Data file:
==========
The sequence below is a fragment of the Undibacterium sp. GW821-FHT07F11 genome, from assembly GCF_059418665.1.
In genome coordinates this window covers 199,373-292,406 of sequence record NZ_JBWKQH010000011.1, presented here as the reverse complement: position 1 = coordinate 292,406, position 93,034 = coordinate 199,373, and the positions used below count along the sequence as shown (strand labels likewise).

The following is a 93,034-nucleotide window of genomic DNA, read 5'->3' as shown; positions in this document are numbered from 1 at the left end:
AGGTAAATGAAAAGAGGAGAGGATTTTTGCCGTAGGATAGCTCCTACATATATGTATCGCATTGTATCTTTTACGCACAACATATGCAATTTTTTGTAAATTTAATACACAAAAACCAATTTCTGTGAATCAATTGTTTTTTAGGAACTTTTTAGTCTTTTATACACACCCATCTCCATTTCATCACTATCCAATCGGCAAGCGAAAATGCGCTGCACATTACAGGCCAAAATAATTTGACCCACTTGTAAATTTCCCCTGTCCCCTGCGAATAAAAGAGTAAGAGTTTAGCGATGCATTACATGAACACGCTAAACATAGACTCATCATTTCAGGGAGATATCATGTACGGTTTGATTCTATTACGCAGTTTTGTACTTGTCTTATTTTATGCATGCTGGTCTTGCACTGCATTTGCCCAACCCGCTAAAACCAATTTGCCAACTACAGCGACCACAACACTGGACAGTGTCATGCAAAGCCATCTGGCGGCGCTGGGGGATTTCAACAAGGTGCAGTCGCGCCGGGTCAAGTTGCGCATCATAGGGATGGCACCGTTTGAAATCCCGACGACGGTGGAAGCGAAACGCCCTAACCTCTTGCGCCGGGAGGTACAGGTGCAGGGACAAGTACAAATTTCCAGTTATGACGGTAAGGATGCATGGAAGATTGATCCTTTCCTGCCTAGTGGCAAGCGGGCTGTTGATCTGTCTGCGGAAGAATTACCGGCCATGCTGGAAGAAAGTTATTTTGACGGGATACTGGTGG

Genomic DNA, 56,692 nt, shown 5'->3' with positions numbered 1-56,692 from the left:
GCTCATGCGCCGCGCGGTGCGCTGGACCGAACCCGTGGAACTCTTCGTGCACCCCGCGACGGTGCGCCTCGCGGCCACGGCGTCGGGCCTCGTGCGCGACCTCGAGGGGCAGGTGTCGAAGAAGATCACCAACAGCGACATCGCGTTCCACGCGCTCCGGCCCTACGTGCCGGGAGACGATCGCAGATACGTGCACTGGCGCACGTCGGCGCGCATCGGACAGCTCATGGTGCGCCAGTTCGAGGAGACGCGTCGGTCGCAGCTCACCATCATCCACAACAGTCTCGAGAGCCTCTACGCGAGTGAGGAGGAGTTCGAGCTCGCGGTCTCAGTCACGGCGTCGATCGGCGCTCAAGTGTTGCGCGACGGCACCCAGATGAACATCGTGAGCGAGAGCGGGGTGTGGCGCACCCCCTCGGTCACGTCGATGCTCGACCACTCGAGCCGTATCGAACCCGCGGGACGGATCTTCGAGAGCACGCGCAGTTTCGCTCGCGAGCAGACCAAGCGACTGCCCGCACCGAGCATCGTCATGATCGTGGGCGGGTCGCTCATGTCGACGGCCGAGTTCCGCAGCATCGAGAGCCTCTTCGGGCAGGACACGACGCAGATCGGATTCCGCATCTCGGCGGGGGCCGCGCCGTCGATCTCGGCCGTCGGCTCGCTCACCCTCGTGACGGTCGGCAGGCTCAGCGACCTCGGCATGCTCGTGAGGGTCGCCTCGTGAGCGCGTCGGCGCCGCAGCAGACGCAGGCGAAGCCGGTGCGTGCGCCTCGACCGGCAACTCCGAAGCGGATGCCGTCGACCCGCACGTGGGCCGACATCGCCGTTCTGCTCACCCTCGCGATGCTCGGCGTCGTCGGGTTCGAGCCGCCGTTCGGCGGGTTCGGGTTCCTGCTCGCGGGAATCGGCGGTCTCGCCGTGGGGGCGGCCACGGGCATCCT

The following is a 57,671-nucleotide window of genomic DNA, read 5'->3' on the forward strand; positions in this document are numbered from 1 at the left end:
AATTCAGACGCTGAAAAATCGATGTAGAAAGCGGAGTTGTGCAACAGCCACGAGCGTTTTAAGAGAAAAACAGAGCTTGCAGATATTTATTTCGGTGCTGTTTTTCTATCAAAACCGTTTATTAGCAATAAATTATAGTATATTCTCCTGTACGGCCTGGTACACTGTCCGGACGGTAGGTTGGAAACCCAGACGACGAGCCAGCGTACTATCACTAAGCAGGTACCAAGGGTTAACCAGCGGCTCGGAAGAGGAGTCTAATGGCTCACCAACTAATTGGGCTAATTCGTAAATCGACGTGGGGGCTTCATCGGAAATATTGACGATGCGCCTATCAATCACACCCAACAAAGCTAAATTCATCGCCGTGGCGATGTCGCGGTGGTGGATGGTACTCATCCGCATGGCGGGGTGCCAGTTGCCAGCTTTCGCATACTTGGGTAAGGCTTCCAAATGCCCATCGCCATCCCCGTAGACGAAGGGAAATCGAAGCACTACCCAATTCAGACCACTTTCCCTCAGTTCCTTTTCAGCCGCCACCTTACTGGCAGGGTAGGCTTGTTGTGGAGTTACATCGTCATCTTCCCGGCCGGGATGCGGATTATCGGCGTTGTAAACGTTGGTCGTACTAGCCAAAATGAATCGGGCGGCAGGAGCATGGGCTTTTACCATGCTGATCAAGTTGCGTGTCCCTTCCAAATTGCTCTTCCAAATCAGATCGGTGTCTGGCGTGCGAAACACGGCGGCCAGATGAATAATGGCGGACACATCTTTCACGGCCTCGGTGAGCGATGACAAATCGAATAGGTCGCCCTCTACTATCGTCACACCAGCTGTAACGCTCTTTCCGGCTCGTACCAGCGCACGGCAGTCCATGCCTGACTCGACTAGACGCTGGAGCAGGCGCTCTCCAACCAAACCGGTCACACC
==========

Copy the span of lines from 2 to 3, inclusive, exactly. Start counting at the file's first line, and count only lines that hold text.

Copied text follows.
In genome coordinates this window covers 199,373-292,406 of sequence record NZ_JBWKQH010000011.1, presented here as the reverse complement: position 1 = coordinate 292,406, position 93,034 = coordinate 199,373, and the positions used below count along the sequence as shown (strand labels likewise).

The following is a 93,034-nucleotide window of genomic DNA, read 5'->3' as shown; positions in this document are numbered from 1 at the left end: